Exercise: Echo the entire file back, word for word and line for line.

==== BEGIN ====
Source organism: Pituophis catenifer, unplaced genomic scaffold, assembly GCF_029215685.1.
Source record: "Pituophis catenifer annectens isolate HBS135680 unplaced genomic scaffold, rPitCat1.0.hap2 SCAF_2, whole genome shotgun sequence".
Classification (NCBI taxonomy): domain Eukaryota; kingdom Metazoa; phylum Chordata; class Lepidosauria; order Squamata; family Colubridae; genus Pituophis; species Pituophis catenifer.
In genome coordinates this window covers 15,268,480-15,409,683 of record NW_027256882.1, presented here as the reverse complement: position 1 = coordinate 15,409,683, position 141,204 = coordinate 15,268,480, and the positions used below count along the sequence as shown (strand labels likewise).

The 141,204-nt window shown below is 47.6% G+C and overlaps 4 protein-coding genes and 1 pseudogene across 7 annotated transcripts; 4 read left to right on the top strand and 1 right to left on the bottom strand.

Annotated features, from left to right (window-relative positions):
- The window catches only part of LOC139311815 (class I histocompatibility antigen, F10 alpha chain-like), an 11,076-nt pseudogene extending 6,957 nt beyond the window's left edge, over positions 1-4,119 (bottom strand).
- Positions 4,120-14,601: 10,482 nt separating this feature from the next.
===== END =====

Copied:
Source organism: Pituophis catenifer, unplaced genomic scaffold, assembly GCF_029215685.1.
Source record: "Pituophis catenifer annectens isolate HBS135680 unplaced genomic scaffold, rPitCat1.0.hap2 SCAF_2, whole genome shotgun sequence".
Classification (NCBI taxonomy): domain Eukaryota; kingdom Metazoa; phylum Chordata; class Lepidosauria; order Squamata; family Colubridae; genus Pituophis; species Pituophis catenifer.
In genome coordinates this window covers 15,268,480-15,409,683 of record NW_027256882.1, presented here as the reverse complement: position 1 = coordinate 15,409,683, position 141,204 = coordinate 15,268,480, and the positions used below count along the sequence as shown (strand labels likewise).

The 141,204-nt window shown below is 47.6% G+C and overlaps 4 protein-coding genes and 1 pseudogene across 7 annotated transcripts; 4 read left to right on the top strand and 1 right to left on the bottom strand.

Annotated features, from left to right (window-relative positions):
- The window catches only part of LOC139311815 (class I histocompatibility antigen, F10 alpha chain-like), an 11,076-nt pseudogene extending 6,957 nt beyond the window's left edge, over positions 1-4,119 (bottom strand).
- Positions 4,120-14,601: 10,482 nt separating this feature from the next.